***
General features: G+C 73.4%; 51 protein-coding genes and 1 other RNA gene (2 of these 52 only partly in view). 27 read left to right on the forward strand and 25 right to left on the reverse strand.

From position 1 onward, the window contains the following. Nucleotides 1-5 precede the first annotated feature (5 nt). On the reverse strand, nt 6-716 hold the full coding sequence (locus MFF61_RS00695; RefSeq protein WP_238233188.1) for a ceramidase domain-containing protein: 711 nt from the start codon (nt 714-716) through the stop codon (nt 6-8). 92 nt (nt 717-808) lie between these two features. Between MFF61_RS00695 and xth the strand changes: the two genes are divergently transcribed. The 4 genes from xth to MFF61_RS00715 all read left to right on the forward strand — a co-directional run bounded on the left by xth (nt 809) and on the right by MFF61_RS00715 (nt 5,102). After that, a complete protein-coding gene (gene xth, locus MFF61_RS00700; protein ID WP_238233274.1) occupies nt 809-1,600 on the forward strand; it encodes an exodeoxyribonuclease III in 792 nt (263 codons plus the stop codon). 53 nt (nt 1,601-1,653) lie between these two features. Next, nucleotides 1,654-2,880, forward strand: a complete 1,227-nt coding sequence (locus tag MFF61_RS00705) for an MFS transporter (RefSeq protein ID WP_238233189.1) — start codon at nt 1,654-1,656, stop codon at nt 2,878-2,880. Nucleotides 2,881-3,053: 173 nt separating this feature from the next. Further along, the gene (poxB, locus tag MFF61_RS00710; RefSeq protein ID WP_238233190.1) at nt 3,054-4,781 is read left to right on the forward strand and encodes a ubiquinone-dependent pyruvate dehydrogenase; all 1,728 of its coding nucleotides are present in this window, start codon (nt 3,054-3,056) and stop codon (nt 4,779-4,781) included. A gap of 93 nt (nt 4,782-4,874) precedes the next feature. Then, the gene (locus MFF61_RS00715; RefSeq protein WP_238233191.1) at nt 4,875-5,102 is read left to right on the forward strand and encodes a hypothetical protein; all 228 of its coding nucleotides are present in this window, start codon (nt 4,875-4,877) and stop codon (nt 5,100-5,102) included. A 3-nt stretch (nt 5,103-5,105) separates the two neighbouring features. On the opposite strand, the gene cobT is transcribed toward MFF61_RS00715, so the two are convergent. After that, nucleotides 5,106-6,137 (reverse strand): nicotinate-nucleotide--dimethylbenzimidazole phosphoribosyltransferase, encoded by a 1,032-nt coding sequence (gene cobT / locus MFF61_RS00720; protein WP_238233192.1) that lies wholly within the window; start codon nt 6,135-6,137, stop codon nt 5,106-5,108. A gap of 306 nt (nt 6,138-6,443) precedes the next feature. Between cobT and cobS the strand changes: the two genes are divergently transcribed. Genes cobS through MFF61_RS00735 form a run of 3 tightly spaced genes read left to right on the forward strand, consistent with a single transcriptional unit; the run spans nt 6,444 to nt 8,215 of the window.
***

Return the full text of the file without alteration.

General features: G+C 73.4%; 51 protein-coding genes and 1 other RNA gene (2 of these 52 only partly in view). 27 read left to right on the forward strand and 25 right to left on the reverse strand.

From position 1 onward, the window contains the following. Nucleotides 1-5 precede the first annotated feature (5 nt). On the reverse strand, nt 6-716 hold the full coding sequence (locus MFF61_RS00695; RefSeq protein WP_238233188.1) for a ceramidase domain-containing protein: 711 nt from the start codon (nt 714-716) through the stop codon (nt 6-8). 92 nt (nt 717-808) lie between these two features. Between MFF61_RS00695 and xth the strand changes: the two genes are divergently transcribed. The 4 genes from xth to MFF61_RS00715 all read left to right on the forward strand — a co-directional run bounded on the left by xth (nt 809) and on the right by MFF61_RS00715 (nt 5,102). After that, a complete protein-coding gene (gene xth, locus MFF61_RS00700; protein ID WP_238233274.1) occupies nt 809-1,600 on the forward strand; it encodes an exodeoxyribonuclease III in 792 nt (263 codons plus the stop codon). 53 nt (nt 1,601-1,653) lie between these two features. Next, nucleotides 1,654-2,880, forward strand: a complete 1,227-nt coding sequence (locus tag MFF61_RS00705) for an MFS transporter (RefSeq protein ID WP_238233189.1) — start codon at nt 1,654-1,656, stop codon at nt 2,878-2,880. Nucleotides 2,881-3,053: 173 nt separating this feature from the next. Further along, the gene (poxB, locus tag MFF61_RS00710; RefSeq protein ID WP_238233190.1) at nt 3,054-4,781 is read left to right on the forward strand and encodes a ubiquinone-dependent pyruvate dehydrogenase; all 1,728 of its coding nucleotides are present in this window, start codon (nt 3,054-3,056) and stop codon (nt 4,779-4,781) included. A gap of 93 nt (nt 4,782-4,874) precedes the next feature. Then, the gene (locus MFF61_RS00715; RefSeq protein WP_238233191.1) at nt 4,875-5,102 is read left to right on the forward strand and encodes a hypothetical protein; all 228 of its coding nucleotides are present in this window, start codon (nt 4,875-4,877) and stop codon (nt 5,100-5,102) included. A 3-nt stretch (nt 5,103-5,105) separates the two neighbouring features. On the opposite strand, the gene cobT is transcribed toward MFF61_RS00715, so the two are convergent. After that, nucleotides 5,106-6,137 (reverse strand): nicotinate-nucleotide--dimethylbenzimidazole phosphoribosyltransferase, encoded by a 1,032-nt coding sequence (gene cobT / locus MFF61_RS00720; protein WP_238233192.1) that lies wholly within the window; start codon nt 6,135-6,137, stop codon nt 5,106-5,108. A gap of 306 nt (nt 6,138-6,443) precedes the next feature. Between cobT and cobS the strand changes: the two genes are divergently transcribed. Genes cobS through MFF61_RS00735 form a run of 3 tightly spaced genes read left to right on the forward strand, consistent with a single transcriptional unit; the run spans nt 6,444 to nt 8,215 of the window.